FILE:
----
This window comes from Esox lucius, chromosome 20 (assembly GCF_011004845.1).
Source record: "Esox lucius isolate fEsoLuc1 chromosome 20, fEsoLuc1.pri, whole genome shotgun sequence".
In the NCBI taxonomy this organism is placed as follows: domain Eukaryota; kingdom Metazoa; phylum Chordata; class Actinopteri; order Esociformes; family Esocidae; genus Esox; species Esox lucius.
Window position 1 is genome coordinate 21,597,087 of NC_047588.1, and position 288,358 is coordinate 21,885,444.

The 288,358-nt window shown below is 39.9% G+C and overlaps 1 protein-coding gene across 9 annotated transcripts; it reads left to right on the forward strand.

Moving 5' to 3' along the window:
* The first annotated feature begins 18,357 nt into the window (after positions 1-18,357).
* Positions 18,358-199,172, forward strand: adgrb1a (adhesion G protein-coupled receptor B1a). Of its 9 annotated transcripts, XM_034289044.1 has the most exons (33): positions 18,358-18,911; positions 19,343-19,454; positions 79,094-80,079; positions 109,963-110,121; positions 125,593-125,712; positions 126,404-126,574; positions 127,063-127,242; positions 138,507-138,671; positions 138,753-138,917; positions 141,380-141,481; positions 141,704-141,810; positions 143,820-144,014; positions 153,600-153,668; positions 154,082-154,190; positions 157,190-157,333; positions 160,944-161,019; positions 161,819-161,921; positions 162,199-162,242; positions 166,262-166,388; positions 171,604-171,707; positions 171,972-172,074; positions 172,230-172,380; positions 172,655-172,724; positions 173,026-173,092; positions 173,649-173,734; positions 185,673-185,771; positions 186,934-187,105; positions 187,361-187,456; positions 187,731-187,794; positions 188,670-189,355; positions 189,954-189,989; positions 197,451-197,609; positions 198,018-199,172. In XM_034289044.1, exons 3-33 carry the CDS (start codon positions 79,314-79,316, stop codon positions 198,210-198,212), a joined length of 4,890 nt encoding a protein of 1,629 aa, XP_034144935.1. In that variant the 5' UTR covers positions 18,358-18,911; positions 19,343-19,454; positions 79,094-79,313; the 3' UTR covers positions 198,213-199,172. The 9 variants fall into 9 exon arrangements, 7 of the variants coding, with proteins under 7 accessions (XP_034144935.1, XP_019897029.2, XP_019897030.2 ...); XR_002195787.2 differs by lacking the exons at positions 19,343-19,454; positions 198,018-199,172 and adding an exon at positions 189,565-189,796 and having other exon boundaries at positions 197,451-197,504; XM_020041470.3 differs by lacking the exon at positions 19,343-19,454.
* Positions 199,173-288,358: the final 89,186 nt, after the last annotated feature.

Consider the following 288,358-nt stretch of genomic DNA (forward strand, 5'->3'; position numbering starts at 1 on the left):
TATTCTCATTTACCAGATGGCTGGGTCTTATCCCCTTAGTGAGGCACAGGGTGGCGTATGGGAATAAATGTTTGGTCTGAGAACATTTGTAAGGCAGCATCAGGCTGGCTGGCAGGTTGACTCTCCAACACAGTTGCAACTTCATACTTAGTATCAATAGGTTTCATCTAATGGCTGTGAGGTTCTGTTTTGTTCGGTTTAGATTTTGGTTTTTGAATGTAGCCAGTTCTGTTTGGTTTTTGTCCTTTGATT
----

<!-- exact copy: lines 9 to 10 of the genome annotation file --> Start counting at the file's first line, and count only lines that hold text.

* Positions 199,173-288,358: the final 89,186 nt, after the last annotated feature.

Consider the following 288,358-nt stretch of genomic DNA (forward strand, 5'->3'; position numbering starts at 1 on the left):